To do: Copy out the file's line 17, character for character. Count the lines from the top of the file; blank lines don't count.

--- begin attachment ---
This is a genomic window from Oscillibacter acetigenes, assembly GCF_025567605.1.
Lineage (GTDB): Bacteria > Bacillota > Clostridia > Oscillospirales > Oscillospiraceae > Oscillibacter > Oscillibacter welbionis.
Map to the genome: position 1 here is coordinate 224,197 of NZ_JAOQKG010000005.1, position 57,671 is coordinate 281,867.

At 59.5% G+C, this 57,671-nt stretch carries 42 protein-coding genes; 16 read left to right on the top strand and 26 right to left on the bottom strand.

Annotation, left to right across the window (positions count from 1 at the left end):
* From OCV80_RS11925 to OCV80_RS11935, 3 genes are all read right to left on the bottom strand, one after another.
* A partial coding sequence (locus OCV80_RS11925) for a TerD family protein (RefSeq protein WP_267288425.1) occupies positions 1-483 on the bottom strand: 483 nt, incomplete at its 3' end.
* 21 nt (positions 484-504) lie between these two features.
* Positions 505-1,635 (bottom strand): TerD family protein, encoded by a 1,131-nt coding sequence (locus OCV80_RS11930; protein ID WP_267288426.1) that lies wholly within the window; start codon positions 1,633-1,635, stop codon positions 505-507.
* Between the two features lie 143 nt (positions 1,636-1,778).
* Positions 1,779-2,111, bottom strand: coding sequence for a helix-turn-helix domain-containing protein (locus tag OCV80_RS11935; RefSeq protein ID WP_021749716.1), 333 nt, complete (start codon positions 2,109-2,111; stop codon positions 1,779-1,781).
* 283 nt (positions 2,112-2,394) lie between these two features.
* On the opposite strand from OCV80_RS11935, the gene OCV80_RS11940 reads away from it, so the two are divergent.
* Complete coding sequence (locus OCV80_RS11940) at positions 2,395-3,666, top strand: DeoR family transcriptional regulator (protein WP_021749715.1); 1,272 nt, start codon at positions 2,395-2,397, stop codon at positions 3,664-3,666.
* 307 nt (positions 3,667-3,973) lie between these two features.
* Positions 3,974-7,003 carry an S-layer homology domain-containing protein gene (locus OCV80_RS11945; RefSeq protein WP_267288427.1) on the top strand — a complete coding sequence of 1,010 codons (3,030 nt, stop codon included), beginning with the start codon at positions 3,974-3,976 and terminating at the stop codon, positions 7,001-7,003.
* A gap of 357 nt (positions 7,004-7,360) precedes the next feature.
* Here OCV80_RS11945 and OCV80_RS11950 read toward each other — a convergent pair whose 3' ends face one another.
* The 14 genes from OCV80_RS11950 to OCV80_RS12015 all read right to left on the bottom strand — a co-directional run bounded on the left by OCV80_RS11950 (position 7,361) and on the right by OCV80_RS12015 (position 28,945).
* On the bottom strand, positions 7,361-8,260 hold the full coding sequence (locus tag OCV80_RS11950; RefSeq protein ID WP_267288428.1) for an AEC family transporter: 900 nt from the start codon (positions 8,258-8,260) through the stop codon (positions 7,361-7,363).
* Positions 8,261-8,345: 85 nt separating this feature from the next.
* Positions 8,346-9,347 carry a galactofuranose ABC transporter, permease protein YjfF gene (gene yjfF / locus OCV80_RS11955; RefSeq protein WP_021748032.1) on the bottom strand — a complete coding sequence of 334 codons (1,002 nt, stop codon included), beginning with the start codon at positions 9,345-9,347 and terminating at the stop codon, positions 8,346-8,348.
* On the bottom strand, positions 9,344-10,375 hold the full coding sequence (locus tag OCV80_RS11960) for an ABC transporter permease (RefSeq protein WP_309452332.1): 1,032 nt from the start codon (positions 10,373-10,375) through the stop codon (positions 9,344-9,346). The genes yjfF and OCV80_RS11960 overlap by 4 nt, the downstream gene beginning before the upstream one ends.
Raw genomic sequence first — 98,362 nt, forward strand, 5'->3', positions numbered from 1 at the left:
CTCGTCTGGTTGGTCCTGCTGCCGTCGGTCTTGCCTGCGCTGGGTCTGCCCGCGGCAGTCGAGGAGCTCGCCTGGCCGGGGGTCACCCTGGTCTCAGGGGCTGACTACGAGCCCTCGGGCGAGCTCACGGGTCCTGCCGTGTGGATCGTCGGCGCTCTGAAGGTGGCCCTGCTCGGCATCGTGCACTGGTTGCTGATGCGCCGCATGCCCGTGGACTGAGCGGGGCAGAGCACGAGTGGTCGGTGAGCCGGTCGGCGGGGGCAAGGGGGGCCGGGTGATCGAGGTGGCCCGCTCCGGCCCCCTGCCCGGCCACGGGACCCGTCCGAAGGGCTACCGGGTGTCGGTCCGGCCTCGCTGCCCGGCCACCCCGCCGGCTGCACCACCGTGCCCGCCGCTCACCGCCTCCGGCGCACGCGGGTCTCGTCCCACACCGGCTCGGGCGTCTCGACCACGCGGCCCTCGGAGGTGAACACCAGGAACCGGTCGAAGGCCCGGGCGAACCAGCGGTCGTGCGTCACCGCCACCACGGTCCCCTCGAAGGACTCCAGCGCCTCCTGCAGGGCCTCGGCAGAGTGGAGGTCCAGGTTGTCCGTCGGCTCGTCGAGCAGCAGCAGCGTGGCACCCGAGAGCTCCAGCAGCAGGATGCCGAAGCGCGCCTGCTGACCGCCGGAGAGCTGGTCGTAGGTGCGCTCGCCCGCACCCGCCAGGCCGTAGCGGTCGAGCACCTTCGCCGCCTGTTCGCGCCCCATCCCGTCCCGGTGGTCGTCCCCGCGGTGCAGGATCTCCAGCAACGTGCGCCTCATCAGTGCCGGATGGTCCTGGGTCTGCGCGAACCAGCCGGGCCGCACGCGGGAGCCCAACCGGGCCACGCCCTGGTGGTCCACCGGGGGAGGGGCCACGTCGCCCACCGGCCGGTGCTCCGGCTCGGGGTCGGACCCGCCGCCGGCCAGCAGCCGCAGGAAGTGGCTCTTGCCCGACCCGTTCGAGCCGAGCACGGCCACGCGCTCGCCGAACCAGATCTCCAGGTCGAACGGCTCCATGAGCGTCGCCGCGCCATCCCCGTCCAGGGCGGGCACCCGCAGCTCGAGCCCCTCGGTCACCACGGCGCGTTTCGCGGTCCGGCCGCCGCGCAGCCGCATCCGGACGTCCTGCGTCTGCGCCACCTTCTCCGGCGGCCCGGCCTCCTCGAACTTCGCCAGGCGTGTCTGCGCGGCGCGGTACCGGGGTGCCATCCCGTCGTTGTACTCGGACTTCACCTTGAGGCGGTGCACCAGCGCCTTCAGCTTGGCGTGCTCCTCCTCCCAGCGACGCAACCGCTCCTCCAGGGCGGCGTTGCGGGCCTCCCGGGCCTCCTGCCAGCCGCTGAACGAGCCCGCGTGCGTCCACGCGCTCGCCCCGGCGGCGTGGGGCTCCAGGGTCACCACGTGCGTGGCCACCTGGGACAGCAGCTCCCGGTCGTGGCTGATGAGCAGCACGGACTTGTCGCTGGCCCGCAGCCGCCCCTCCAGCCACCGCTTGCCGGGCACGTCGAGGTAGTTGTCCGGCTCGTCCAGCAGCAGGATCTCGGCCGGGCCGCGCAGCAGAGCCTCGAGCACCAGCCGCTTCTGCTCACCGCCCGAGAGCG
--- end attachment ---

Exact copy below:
* A gap of 357 nt (positions 7,004-7,360) precedes the next feature.